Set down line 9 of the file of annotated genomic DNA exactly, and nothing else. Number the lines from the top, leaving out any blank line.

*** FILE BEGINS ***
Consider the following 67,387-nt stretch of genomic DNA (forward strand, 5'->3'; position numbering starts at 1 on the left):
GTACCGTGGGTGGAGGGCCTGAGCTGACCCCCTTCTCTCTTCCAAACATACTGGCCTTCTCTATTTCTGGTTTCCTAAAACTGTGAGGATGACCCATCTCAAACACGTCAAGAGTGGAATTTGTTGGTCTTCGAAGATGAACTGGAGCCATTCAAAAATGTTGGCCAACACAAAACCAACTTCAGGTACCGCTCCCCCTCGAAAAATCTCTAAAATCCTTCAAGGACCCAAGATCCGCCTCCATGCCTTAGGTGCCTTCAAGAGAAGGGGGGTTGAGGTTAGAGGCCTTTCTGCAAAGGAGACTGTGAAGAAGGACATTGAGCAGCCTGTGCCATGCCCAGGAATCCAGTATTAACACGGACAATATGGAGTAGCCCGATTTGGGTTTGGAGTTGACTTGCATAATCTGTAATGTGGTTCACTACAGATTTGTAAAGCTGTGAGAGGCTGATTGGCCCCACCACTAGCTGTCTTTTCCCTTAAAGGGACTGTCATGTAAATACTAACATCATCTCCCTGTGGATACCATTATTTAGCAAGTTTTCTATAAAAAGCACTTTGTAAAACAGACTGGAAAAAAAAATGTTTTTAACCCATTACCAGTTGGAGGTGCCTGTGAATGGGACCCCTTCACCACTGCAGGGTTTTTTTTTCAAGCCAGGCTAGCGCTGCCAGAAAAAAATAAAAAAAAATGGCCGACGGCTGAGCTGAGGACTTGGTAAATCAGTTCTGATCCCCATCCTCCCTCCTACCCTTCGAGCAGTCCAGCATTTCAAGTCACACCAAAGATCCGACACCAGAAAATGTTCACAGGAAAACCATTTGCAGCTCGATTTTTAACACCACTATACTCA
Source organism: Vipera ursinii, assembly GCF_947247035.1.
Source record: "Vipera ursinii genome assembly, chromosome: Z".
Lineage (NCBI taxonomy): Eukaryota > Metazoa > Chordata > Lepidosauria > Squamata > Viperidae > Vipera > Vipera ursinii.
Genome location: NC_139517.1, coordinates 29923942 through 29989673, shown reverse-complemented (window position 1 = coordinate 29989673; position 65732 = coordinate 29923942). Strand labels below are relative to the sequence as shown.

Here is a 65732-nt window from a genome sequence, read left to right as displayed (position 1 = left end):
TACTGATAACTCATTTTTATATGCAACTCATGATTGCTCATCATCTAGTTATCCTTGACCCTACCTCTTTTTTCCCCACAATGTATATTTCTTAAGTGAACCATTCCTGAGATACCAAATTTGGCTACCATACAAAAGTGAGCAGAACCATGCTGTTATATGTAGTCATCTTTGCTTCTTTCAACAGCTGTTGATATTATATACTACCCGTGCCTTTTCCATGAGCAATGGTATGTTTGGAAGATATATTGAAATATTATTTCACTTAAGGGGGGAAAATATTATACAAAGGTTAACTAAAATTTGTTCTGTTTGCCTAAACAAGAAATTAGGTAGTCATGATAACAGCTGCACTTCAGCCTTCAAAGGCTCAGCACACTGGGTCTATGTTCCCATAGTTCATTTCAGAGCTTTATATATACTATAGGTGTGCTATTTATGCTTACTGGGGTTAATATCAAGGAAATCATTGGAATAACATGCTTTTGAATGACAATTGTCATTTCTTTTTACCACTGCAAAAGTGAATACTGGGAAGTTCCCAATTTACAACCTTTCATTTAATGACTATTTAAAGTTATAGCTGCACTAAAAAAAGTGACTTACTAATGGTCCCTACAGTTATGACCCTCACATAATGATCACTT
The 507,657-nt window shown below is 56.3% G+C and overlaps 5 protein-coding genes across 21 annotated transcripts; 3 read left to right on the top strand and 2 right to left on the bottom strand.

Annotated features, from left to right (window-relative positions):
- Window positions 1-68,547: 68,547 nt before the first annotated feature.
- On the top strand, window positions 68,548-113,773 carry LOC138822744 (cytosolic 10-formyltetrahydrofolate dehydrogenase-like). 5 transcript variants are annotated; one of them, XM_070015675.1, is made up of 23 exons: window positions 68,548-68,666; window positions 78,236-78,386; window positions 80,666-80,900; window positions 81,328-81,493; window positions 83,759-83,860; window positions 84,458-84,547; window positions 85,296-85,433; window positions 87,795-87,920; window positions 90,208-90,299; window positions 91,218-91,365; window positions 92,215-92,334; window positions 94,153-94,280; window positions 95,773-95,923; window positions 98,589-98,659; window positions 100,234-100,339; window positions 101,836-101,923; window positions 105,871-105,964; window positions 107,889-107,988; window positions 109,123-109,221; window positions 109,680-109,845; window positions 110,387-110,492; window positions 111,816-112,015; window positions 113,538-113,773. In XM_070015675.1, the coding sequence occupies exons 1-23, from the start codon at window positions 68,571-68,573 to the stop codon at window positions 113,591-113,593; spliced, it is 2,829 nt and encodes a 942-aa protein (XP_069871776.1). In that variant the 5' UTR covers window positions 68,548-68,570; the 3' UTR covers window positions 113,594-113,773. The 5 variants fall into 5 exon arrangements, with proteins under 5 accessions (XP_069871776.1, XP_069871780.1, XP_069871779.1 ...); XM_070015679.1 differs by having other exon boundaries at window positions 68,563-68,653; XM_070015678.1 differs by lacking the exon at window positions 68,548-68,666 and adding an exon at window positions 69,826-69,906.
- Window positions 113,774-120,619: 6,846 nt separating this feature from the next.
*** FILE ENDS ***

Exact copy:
The 507,657-nt window shown below is 56.3% G+C and overlaps 5 protein-coding genes across 21 annotated transcripts; 3 read left to right on the top strand and 2 right to left on the bottom strand.